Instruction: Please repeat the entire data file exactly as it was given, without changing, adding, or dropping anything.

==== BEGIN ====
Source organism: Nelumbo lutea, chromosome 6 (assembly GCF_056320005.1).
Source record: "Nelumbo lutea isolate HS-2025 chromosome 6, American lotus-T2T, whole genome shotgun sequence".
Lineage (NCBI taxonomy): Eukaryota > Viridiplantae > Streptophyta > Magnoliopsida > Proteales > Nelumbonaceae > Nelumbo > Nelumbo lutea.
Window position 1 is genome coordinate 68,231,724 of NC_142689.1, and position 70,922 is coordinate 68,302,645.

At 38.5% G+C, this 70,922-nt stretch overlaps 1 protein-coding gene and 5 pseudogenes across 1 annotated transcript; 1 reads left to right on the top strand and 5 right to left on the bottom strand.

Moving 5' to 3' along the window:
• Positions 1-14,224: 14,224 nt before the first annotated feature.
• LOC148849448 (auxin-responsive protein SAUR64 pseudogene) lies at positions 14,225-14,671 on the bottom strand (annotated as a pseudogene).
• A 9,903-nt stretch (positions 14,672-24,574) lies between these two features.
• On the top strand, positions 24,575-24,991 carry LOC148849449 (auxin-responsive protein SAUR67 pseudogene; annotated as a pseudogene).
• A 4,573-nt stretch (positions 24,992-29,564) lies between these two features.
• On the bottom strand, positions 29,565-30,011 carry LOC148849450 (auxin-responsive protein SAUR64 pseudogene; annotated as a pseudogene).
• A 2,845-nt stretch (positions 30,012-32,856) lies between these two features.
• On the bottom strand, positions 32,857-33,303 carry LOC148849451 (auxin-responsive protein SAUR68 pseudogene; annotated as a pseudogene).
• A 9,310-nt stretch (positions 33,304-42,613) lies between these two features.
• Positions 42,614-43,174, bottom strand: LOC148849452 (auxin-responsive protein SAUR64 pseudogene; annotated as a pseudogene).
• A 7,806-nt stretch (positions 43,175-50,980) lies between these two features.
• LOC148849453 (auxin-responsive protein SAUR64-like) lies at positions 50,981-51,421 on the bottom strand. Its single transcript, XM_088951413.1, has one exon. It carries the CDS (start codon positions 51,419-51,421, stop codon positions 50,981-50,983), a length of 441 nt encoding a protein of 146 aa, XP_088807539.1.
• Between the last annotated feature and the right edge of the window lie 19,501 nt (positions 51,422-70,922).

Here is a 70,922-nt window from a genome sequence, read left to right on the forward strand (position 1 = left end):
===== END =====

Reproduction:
Source organism: Nelumbo lutea, chromosome 6 (assembly GCF_056320005.1).
Source record: "Nelumbo lutea isolate HS-2025 chromosome 6, American lotus-T2T, whole genome shotgun sequence".
Lineage (NCBI taxonomy): Eukaryota > Viridiplantae > Streptophyta > Magnoliopsida > Proteales > Nelumbonaceae > Nelumbo > Nelumbo lutea.
Window position 1 is genome coordinate 68,231,724 of NC_142689.1, and position 70,922 is coordinate 68,302,645.

At 38.5% G+C, this 70,922-nt stretch overlaps 1 protein-coding gene and 5 pseudogenes across 1 annotated transcript; 1 reads left to right on the top strand and 5 right to left on the bottom strand.

Moving 5' to 3' along the window:
• Positions 1-14,224: 14,224 nt before the first annotated feature.
• LOC148849448 (auxin-responsive protein SAUR64 pseudogene) lies at positions 14,225-14,671 on the bottom strand (annotated as a pseudogene).
• A 9,903-nt stretch (positions 14,672-24,574) lies between these two features.
• On the top strand, positions 24,575-24,991 carry LOC148849449 (auxin-responsive protein SAUR67 pseudogene; annotated as a pseudogene).
• A 4,573-nt stretch (positions 24,992-29,564) lies between these two features.
• On the bottom strand, positions 29,565-30,011 carry LOC148849450 (auxin-responsive protein SAUR64 pseudogene; annotated as a pseudogene).
• A 2,845-nt stretch (positions 30,012-32,856) lies between these two features.
• On the bottom strand, positions 32,857-33,303 carry LOC148849451 (auxin-responsive protein SAUR68 pseudogene; annotated as a pseudogene).
• A 9,310-nt stretch (positions 33,304-42,613) lies between these two features.
• Positions 42,614-43,174, bottom strand: LOC148849452 (auxin-responsive protein SAUR64 pseudogene; annotated as a pseudogene).
• A 7,806-nt stretch (positions 43,175-50,980) lies between these two features.
• LOC148849453 (auxin-responsive protein SAUR64-like) lies at positions 50,981-51,421 on the bottom strand. Its single transcript, XM_088951413.1, has one exon. It carries the CDS (start codon positions 51,419-51,421, stop codon positions 50,981-50,983), a length of 441 nt encoding a protein of 146 aa, XP_088807539.1.
• Between the last annotated feature and the right edge of the window lie 19,501 nt (positions 51,422-70,922).

Here is a 70,922-nt window from a genome sequence, read left to right on the forward strand (position 1 = left end):